The snowy canal

We had one of our rare snowfalls in London overnight.  Cue traffic chaos, cries of “where’s the grit?” and a general lapse into childhood.  A good thing, the latter: see the smiles on the faces of people of all ages as they hurl snowballs at each other or construct elaborate snowmen.  Because it was the weekend, there was less of the moaning and more of the fun. And children cross their fingers and hope a fresh snowfall will give them a day off school. Unlikely.

I love the way our landscape transforms itself with a fall of snow.  It’s the snow on the branches of the trees, the way the white background accentuates the dark contours of everyday structures.  And of course there is the silence – the sound absorption of that white blanket.  All is calm, and bathed in that soothing grey-blue light.

In the afternoon I strolled down to the Grand Union Canal, to see how things looked in the snow and ice.  I left it a bit late and the thaw had begun, but that brought its own delights.  Here are some of the pictures I took.

On the way I went past the London Underground depot in between Northfields and Boston Manor.  It reminded me of the days when I used to read Thomas the Tank Engine to my son.  Oooh, a bit chilly today, Henry!

These next two shots are from when I arrived at the canal, from the grounds near Elthorne Park.


A couple more from the start of the walk. The canal’s surface was still frozen in places, but getting slushy on top.

As the thaw took force, holes were opening up in the ice, with cracks extending from them.  They looked like giant spiders, or in one case, a rather magnificent set of antlers.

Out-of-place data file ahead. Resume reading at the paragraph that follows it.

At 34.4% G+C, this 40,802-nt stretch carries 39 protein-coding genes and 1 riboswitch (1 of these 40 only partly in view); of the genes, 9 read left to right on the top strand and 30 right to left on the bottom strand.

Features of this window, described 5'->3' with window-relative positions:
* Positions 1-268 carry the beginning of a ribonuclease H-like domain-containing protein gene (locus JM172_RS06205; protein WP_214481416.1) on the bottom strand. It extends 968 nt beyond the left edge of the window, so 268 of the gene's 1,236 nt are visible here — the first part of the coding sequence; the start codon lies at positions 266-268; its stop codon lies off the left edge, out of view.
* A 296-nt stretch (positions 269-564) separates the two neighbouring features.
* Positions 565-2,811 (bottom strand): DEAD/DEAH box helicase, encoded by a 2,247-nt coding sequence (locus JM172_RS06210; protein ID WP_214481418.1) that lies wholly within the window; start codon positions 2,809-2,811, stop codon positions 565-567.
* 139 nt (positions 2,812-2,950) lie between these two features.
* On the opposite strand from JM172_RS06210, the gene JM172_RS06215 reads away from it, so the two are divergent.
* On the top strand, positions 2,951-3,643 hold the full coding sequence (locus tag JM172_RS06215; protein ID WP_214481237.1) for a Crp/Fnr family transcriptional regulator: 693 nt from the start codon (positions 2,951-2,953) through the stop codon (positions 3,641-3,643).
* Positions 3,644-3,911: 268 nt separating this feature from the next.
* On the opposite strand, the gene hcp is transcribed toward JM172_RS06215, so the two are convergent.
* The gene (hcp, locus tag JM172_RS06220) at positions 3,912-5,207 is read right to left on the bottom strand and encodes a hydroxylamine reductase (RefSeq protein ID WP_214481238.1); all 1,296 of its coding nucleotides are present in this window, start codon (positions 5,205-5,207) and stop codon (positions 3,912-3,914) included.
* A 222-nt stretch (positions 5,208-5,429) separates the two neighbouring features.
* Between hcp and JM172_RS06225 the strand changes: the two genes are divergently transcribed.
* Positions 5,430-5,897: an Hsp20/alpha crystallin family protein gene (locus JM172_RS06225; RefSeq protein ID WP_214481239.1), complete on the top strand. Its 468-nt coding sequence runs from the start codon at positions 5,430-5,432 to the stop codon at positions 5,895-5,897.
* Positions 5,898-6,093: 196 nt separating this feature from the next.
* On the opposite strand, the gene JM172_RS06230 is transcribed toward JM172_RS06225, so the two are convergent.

These disconnected branches repose on the ice.

As the canal winds its way down to Brentford you can never escape the M4, London’s westward artery. Under the bridge, the grafitti has been scraped off (why?) , but it is making a comeback.

I like these shots of the reeds at the canal’s edge.

An old iron bridge carries the Piccadilly Line over the canal, ferrying the Heathrow passengers into London.

As the snow and ice thawed, water droplets plunged into the canal.

The ducks seemed happy with the situation.

A bend in the journey…

Footsteps and holes in the ice.

From various points on the walk you can see the wavy chimneys of what I think is a cement factory – or something similar.

A guard of trees and some surviving snow.

The old iron footbridge over the canal – always a good one to get over on your bike, dropping down the gears – though not today.

Shots from the bridge – that M4 again!

And the other side.

The leaning tree.

Glaxo Smith Kline’s HQ dominates the view around the point where the canal dips under the A4. I find it an endlessly fascinating building, with its points and curves and reflective cladding. In these first two shots it hides behind the trees lining the canal.

The last bridge across the canal before Brentford affords all sorts of views.

Here’s one of the bridge, curving over to Boston Manor Park.

More of GSK…

No rest on this seat today.

The dancing tree, Boston Manor.

And to finish, a couple more shots in Boston Manor Park. the snow and the shapes.

Nature, the weather, and the urban landscape in alliance.  Simple beauty in the everyday things all around us.

You can see a full set of the photos on Flickr.

About John S

I'm blogging about the things I love: music, sport, culture, London, with some photos to illustrate aspects of our wonderful city. I’ve written a novel called “The Decision”, a futuristic political thriller, and first of a trilogy. I’m also the author of a book on music since the 1970s called “ I Was There - A Musical Journey” and a volume of poetry about youth, “Growin’ Up - Snapshots/ Fragments”. All available on Amazon and Kindle.
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